Hopewell Museum is marking the centennial of America’s entry into World War I with a fascinating exhibit about how average Americans, including many Kentuckians, took part in “the war to end all wars.”
The Hopewell, as it usually does, has put together an exhibit much better than typical small-town museum fare. “The Great War: Kentucky & Beyond,” which opens with a 2 p.m. reception Sunday and continues through Oct. 1, is well worth the drive.
“This is a war that is often covered very little in school; it has been eclipsed by World War II,” said exhibit curator Margaret Spratt, a former history professor who earned her doctorate at the University of Kentucky. “Historians understand its significance. It determined the events of the 20th century and even to today.”
The museum also will have a lecture series on the war. Historian Scott Ellsworth begins it Feb. 19 with a talk on “The Long Shadow: World War I, Race and the Making of America.”
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Spratt speaks March 19 on “Behind the Lines: American Women in France during the Great War.”
On April 9, historian David Bettez lectures about his new book “Kentucky and the Great War: World War I on the Home Front.”
Filmmaker Dorian Walker concludes the series June 27 with a talk on “Legends of the Sky: Development of the U.S. Air Corps during the Great War.”
Spratt, whose research focuses on women during this era, spent the past year finding artifacts and researching stories of Kentuckians in the war. She paid special attention to often-overlooked contributions of women and African-Americans.
For example, at a time when there were few women physicians, Dr Edith Smith of Cynthiana worked as an Army surgeon on the front lines in France. Some wounded were sent to England, where a hospital was staffed by a group of doctors and nurses from Lexington’s Good Samaritan Hospital, led by Dr. David Barrow.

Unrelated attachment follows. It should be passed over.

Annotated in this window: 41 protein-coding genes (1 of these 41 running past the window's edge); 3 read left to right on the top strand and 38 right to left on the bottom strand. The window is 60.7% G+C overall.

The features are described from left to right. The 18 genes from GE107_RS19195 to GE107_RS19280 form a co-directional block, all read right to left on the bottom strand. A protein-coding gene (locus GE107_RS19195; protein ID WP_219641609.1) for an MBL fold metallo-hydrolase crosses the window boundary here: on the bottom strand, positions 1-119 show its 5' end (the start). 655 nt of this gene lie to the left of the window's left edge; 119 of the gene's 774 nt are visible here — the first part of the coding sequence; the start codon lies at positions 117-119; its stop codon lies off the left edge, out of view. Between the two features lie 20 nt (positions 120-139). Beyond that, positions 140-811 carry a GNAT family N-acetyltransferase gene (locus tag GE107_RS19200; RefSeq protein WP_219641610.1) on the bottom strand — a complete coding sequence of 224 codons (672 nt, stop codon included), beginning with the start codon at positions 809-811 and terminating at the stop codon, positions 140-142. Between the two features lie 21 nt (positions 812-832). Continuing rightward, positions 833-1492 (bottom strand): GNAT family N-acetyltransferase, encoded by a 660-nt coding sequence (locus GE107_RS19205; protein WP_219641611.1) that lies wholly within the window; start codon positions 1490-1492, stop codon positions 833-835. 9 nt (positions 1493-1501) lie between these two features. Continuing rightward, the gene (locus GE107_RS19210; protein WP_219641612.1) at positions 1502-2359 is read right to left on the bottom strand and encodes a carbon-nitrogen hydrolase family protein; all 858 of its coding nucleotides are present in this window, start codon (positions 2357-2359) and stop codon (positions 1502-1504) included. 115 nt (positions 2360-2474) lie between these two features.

Mary Breckinridge served with the American Committee for Devastated France after the war and came back to Kentucky to create the Frontier Nursing Service in Leslie County, now Frontier Nursing University.
The American Expeditionary Force had more than 60 black physicians — most graduates of Nashville’s Meharry Medical College — treating soldiers from black units, such as the “Harlem Hellfighters” of the 369th Infantry Regiment, who won many medals during six-straight months of trench warfare.
“Many of them fought alongside French soldiers,” Spratt said. “White Americans wouldn’t fight with them, so the French did.”
A substantial display of memorabilia includes a “doughboy” uniform from a Bourbon County family and a nurse’s uniform worn by a Louisville woman. There are original propaganda posters from the collections of Lexington attorney Paul Guthrie and Bob Stubblefield, former owner of Billy’s Barbecue. Several other posters come from Spratt’s collection, including a rare one honoring the “hello girls” trained by AT&T to serve as Army telephone operators in France.
The exhibit tells the story of Paris’ local hero, Capt. Reuben Hutchcraft, a former state legislator said to have died heroically in battle. But it also tells of a Ku Klux Klan march through Paris in June 1918 after three black residents were arrested for sedition for distributing a handbill urging black laborers to demand the same wages as whites.
The exhibit notes Kentuckian Solomon Lee Van Meter, who invented the backpack parachute and served as a Marine Corps lieutenant, and Garrett Morgan, a black inventor from Bourbon County whose 1912 “safety hood” was refined into the gas mask that saw extensive use in World War I trenches.
Many people don’t realize the far-reaching influence of the First World War. It made the United States a global power, and pioneered national mobilization efforts that would be used again during the Great Depression and World War II.
The war forever changed traditional relationships between America’s races and sexes. Women’s unprecedented participation in the war effort helped get them the right to vote in 1920. Many black soldiers returned from Europe unwilling to return to second-class status. Some even chose to stay in France, where they were treated more as equals
Those social changes created backlash, too. “We have more (race) riots and lynchings in the 1920s than we ever did in the 19th century,” Spratt noted.
“There’s so much history here that we don’t know that has had such an effect on our everyday lives,” she said. “War has many consequences beyond what we think.”